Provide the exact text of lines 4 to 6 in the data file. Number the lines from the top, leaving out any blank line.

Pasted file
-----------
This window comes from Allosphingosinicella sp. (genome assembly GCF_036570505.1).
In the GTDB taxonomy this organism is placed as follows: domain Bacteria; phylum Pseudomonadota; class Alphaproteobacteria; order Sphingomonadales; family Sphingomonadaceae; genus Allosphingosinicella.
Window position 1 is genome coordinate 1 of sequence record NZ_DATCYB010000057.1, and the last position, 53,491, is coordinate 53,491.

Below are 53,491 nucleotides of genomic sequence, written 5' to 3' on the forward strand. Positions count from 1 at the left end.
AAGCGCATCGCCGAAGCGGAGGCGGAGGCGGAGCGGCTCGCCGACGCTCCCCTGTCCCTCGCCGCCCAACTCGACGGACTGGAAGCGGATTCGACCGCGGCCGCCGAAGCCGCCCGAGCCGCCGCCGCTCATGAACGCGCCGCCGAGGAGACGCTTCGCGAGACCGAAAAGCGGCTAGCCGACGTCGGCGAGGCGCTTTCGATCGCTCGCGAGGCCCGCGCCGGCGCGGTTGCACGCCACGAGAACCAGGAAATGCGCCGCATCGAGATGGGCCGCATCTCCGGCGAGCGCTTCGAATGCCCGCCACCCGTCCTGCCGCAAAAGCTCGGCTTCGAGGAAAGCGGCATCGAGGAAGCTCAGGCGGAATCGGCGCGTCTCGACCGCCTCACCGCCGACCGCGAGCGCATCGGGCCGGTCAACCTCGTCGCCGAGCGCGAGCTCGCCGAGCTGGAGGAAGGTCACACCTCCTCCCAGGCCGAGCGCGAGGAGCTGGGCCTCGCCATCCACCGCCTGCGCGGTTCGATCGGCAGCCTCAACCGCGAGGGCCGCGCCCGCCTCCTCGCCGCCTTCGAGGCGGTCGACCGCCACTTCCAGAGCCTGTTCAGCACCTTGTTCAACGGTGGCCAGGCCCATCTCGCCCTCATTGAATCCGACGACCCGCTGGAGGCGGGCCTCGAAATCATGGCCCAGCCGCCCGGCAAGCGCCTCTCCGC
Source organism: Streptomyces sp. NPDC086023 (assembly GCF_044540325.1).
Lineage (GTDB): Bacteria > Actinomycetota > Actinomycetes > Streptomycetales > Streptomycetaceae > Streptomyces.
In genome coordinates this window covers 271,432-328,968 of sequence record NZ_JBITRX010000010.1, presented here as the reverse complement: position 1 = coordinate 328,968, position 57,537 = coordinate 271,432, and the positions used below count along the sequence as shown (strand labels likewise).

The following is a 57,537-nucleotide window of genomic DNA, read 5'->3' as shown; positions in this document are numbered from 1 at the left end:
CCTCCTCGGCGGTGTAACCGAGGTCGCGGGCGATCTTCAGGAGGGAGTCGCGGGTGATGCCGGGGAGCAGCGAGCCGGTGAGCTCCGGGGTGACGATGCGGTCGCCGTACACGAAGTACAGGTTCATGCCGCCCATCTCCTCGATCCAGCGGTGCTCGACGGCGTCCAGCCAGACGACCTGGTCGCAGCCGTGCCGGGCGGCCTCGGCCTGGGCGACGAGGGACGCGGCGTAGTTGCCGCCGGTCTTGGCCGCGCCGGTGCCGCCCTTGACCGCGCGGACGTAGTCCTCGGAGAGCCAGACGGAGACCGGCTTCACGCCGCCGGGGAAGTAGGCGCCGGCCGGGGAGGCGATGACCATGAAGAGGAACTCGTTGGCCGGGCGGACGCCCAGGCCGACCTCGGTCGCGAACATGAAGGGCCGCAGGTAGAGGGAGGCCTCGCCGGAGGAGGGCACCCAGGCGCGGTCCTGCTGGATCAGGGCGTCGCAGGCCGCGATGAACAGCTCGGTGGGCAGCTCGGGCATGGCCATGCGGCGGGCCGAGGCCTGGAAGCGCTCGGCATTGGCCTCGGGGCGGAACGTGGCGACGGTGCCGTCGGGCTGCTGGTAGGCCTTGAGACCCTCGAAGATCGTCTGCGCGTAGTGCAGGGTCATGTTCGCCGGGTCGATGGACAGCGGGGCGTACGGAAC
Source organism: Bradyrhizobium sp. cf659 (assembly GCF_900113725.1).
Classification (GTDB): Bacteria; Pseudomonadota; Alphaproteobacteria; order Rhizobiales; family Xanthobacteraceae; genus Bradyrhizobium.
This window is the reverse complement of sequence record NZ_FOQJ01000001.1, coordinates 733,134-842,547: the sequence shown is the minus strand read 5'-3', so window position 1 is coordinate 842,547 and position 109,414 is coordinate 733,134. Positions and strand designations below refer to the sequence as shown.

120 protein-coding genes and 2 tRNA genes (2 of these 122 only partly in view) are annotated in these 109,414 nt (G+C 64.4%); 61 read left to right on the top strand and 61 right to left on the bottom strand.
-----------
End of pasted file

Below are 53,491 nucleotides of genomic sequence, written 5' to 3' on the forward strand. Positions count from 1 at the left end.
AAGCGCATCGCCGAAGCGGAGGCGGAGGCGGAGCGGCTCGCCGACGCTCCCCTGTCCCTCGCCGCCCAACTCGACGGACTGGAAGCGGATTCGACCGCGGCCGCCGAAGCCGCCCGAGCCGCCGCCGCTCATGAACGCGCCGCCGAGGAGACGCTTCGCGAGACCGAAAAGCGGCTAGCCGACGTCGGCGAGGCGCTTTCGATCGCTCGCGAGGCCCGCGCCGGCGCGGTTGCACGCCACGAGAACCAGGAAATGCGCCGCATCGAGATGGGCCGCATCTCCGGCGAGCGCTTCGAATGCCCGCCACCCGTCCTGCCGCAAAAGCTCGGCTTCGAGGAAAGCGGCATCGAGGAAGCTCAGGCGGAATCGGCGCGTCTCGACCGCCTCACCGCCGACCGCGAGCGCATCGGGCCGGTCAACCTCGTCGCCGAGCGCGAGCTCGCCGAGCTGGAGGAAGGTCACACCTCCTCCCAGGCCGAGCGCGAGGAGCTGGGCCTCGCCATCCACCGCCTGCGCGGTTCGATCGGCAGCCTCAACCGCGAGGGCCGCGCCCGCCTCCTCGCCGCCTTCGAGGCGGTCGACCGCCACTTCCAGAGCCTGTTCAGCACCTTGTTCAACGGTGGCCAGGCCCATCTCGCCCTCATTGAATCCGACGACCCGCTGGAGGCGGGCCTCGAAATCATGGCCCAGCCGCCCGGCAAGCGCCTCTCCGC
Source organism: Streptomyces sp. NPDC086023 (assembly GCF_044540325.1).